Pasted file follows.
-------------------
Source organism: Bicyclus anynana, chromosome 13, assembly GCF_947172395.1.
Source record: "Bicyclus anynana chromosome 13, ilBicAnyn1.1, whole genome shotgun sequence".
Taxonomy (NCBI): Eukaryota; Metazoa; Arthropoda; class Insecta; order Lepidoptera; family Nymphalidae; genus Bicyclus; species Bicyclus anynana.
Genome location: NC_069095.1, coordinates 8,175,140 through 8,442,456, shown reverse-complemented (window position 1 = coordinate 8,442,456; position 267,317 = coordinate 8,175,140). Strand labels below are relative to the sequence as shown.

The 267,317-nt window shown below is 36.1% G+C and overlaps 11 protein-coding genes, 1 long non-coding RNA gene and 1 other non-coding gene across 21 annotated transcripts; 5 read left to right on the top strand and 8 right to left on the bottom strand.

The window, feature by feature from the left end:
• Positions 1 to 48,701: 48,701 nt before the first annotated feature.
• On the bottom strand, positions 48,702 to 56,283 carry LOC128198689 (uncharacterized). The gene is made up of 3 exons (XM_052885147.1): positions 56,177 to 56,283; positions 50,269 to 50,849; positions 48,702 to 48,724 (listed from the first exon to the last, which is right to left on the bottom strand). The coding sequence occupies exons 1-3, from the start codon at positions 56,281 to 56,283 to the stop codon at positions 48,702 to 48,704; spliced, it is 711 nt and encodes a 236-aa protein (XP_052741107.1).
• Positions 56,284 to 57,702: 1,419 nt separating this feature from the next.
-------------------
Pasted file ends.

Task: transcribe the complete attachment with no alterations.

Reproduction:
Source organism: Bicyclus anynana, chromosome 13, assembly GCF_947172395.1.
Source record: "Bicyclus anynana chromosome 13, ilBicAnyn1.1, whole genome shotgun sequence".
Taxonomy (NCBI): Eukaryota; Metazoa; Arthropoda; class Insecta; order Lepidoptera; family Nymphalidae; genus Bicyclus; species Bicyclus anynana.
Genome location: NC_069095.1, coordinates 8,175,140 through 8,442,456, shown reverse-complemented (window position 1 = coordinate 8,442,456; position 267,317 = coordinate 8,175,140). Strand labels below are relative to the sequence as shown.

The 267,317-nt window shown below is 36.1% G+C and overlaps 11 protein-coding genes, 1 long non-coding RNA gene and 1 other non-coding gene across 21 annotated transcripts; 5 read left to right on the top strand and 8 right to left on the bottom strand.

The window, feature by feature from the left end:
• Positions 1 to 48,701: 48,701 nt before the first annotated feature.
• On the bottom strand, positions 48,702 to 56,283 carry LOC128198689 (uncharacterized). The gene is made up of 3 exons (XM_052885147.1): positions 56,177 to 56,283; positions 50,269 to 50,849; positions 48,702 to 48,724 (listed from the first exon to the last, which is right to left on the bottom strand). The coding sequence occupies exons 1-3, from the start codon at positions 56,281 to 56,283 to the stop codon at positions 48,702 to 48,704; spliced, it is 711 nt and encodes a 236-aa protein (XP_052741107.1).
• Positions 56,284 to 57,702: 1,419 nt separating this feature from the next.